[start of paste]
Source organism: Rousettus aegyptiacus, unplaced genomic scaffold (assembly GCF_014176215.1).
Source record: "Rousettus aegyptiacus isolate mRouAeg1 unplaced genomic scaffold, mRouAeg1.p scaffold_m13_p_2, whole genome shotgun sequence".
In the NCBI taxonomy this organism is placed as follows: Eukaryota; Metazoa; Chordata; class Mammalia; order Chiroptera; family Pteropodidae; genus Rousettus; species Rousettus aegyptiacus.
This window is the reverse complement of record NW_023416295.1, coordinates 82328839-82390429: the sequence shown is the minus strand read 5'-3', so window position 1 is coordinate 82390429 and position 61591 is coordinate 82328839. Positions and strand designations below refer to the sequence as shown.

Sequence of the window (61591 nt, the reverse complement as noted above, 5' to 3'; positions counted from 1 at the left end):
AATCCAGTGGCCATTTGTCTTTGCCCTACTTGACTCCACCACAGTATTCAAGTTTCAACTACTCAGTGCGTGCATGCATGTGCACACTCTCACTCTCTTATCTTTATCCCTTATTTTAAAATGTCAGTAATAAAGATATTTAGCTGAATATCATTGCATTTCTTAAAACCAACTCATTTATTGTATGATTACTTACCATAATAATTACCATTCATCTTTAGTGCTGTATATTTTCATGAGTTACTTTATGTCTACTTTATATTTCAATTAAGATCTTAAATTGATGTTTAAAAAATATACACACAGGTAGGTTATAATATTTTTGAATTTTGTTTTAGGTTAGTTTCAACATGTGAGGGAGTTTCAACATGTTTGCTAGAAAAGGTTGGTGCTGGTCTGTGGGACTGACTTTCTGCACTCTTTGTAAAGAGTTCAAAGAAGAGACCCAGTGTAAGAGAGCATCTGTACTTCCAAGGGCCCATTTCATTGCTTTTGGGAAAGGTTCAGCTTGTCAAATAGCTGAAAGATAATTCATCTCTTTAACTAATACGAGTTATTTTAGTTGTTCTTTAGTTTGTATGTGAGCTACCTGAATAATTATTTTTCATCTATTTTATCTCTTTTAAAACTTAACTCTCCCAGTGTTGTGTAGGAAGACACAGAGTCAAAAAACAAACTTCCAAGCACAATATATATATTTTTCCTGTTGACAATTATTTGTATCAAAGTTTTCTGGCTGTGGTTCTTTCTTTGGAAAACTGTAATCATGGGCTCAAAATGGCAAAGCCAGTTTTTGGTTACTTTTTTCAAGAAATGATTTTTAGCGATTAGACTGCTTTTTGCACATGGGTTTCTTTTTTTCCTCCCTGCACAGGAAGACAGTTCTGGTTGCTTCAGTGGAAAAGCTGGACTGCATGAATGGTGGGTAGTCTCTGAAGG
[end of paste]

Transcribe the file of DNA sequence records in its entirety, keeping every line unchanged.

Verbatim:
Source organism: Rousettus aegyptiacus, unplaced genomic scaffold (assembly GCF_014176215.1).
Source record: "Rousettus aegyptiacus isolate mRouAeg1 unplaced genomic scaffold, mRouAeg1.p scaffold_m13_p_2, whole genome shotgun sequence".
In the NCBI taxonomy this organism is placed as follows: Eukaryota; Metazoa; Chordata; class Mammalia; order Chiroptera; family Pteropodidae; genus Rousettus; species Rousettus aegyptiacus.
This window is the reverse complement of record NW_023416295.1, coordinates 82328839-82390429: the sequence shown is the minus strand read 5'-3', so window position 1 is coordinate 82390429 and position 61591 is coordinate 82328839. Positions and strand designations below refer to the sequence as shown.

Sequence of the window (61591 nt, the reverse complement as noted above, 5' to 3'; positions counted from 1 at the left end):
AATCCAGTGGCCATTTGTCTTTGCCCTACTTGACTCCACCACAGTATTCAAGTTTCAACTACTCAGTGCGTGCATGCATGTGCACACTCTCACTCTCTTATCTTTATCCCTTATTTTAAAATGTCAGTAATAAAGATATTTAGCTGAATATCATTGCATTTCTTAAAACCAACTCATTTATTGTATGATTACTTACCATAATAATTACCATTCATCTTTAGTGCTGTATATTTTCATGAGTTACTTTATGTCTACTTTATATTTCAATTAAGATCTTAAATTGATGTTTAAAAAATATACACACAGGTAGGTTATAATATTTTTGAATTTTGTTTTAGGTTAGTTTCAACATGTGAGGGAGTTTCAACATGTTTGCTAGAAAAGGTTGGTGCTGGTCTGTGGGACTGACTTTCTGCACTCTTTGTAAAGAGTTCAAAGAAGAGACCCAGTGTAAGAGAGCATCTGTACTTCCAAGGGCCCATTTCATTGCTTTTGGGAAAGGTTCAGCTTGTCAAATAGCTGAAAGATAATTCATCTCTTTAACTAATACGAGTTATTTTAGTTGTTCTTTAGTTTGTATGTGAGCTACCTGAATAATTATTTTTCATCTATTTTATCTCTTTTAAAACTTAACTCTCCCAGTGTTGTGTAGGAAGACACAGAGTCAAAAAACAAACTTCCAAGCACAATATATATATTTTTCCTGTTGACAATTATTTGTATCAAAGTTTTCTGGCTGTGGTTCTTTCTTTGGAAAACTGTAATCATGGGCTCAAAATGGCAAAGCCAGTTTTTGGTTACTTTTTTCAAGAAATGATTTTTAGCGATTAGACTGCTTTTTGCACATGGGTTTCTTTTTTTCCTCCCTGCACAGGAAGACAGTTCTGGTTGCTTCAGTGGAAAAGCTGGACTGCATGAATGGTGGGTAGTCTCTGAAGG